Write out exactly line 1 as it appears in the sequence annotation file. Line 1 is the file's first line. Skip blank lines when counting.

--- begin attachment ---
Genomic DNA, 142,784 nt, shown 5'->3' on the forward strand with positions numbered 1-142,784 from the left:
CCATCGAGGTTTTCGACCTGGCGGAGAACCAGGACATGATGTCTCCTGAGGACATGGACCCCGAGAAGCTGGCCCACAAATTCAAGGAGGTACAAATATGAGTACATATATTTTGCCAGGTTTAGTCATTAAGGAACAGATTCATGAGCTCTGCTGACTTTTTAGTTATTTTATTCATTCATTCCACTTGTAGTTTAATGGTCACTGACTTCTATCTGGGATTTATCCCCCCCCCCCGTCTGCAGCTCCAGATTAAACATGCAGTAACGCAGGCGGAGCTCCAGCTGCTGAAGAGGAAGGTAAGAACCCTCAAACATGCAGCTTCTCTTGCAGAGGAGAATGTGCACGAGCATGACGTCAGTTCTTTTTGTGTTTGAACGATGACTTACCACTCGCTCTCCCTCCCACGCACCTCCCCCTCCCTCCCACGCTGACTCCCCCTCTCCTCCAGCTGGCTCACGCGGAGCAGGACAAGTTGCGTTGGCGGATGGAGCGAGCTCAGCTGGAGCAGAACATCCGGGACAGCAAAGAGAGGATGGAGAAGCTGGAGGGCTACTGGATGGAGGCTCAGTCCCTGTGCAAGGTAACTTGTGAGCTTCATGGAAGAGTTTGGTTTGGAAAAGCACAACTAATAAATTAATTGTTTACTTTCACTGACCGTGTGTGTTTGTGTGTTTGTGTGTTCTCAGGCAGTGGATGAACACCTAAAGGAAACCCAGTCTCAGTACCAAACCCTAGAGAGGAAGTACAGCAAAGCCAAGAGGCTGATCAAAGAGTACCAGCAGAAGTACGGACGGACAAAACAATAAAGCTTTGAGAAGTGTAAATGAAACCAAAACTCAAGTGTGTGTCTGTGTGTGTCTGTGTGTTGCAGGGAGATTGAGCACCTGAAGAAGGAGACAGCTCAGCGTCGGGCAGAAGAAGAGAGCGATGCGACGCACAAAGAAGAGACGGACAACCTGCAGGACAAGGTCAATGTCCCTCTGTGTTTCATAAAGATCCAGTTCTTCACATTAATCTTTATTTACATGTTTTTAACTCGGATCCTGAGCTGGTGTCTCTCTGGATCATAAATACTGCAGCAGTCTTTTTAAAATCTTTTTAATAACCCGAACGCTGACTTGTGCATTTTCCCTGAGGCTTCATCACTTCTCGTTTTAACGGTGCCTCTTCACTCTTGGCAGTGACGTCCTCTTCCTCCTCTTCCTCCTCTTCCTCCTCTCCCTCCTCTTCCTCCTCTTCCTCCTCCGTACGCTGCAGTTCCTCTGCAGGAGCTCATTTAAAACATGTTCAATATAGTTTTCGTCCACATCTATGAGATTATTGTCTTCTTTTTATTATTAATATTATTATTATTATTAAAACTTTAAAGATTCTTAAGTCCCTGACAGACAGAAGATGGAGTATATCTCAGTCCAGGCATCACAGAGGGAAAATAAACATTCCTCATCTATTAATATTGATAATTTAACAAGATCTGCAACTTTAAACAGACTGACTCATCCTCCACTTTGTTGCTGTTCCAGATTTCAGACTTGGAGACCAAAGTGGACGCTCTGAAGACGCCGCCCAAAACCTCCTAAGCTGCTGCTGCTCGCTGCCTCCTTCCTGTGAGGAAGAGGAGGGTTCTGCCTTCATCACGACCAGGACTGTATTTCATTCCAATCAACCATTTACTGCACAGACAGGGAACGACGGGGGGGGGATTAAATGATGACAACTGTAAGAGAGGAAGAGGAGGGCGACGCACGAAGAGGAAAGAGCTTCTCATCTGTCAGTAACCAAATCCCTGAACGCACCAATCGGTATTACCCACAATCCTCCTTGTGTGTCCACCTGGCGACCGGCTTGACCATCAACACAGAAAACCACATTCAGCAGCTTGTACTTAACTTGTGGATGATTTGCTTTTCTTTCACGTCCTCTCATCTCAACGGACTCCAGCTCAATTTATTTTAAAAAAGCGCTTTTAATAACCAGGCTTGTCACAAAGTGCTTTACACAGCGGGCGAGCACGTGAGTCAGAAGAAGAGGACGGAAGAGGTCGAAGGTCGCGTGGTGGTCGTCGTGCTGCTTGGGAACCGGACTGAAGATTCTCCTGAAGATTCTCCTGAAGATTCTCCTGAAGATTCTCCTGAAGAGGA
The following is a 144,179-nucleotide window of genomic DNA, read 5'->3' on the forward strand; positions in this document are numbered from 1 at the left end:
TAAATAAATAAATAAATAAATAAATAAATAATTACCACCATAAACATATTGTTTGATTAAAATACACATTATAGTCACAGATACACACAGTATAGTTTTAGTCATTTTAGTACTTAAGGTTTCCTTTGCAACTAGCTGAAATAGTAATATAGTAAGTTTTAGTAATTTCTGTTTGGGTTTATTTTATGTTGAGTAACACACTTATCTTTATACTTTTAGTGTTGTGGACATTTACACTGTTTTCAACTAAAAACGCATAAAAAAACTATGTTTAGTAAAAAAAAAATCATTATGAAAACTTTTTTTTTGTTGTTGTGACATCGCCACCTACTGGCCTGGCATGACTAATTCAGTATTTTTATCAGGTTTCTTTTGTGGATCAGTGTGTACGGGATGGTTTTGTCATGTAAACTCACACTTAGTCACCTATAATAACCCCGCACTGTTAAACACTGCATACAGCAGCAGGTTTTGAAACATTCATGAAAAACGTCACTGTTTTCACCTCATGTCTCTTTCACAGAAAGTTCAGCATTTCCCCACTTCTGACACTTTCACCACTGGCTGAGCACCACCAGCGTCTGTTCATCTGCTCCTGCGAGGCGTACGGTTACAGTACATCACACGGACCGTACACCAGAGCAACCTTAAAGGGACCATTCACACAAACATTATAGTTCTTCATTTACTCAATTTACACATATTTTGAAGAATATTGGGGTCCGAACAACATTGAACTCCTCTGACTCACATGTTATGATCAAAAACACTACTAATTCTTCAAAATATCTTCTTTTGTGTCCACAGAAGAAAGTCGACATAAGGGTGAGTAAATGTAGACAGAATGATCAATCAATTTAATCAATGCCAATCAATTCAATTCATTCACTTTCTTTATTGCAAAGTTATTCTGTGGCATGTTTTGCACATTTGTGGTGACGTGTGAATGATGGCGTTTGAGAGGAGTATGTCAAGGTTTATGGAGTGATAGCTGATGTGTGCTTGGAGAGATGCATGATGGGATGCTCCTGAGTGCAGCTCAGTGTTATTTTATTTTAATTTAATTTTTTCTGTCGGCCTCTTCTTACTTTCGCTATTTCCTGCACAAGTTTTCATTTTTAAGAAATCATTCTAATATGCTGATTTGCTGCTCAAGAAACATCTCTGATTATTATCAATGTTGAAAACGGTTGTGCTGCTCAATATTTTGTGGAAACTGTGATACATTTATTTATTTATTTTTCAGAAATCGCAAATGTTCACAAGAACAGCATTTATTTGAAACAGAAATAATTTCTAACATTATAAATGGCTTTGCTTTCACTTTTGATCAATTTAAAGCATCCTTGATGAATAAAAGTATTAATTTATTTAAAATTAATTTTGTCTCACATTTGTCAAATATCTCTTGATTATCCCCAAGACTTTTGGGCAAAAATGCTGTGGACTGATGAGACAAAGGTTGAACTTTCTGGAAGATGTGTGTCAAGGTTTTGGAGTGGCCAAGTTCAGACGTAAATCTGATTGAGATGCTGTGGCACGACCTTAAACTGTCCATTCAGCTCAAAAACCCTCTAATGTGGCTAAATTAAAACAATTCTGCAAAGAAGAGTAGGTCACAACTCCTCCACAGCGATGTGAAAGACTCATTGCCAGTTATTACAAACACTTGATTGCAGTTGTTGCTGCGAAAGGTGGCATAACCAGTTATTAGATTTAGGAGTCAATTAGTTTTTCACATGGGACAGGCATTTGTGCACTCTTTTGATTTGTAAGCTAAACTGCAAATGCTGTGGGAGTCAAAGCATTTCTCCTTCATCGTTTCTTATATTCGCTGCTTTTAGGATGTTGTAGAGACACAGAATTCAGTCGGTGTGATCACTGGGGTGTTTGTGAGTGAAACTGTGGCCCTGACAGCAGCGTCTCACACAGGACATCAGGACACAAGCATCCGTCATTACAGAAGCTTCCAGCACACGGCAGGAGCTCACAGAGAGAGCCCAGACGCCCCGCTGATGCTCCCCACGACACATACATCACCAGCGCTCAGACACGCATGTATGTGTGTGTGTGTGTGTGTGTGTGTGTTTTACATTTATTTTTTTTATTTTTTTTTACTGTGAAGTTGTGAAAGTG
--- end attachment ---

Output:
Genomic DNA, 142,784 nt, shown 5'->3' on the forward strand with positions numbered 1-142,784 from the left: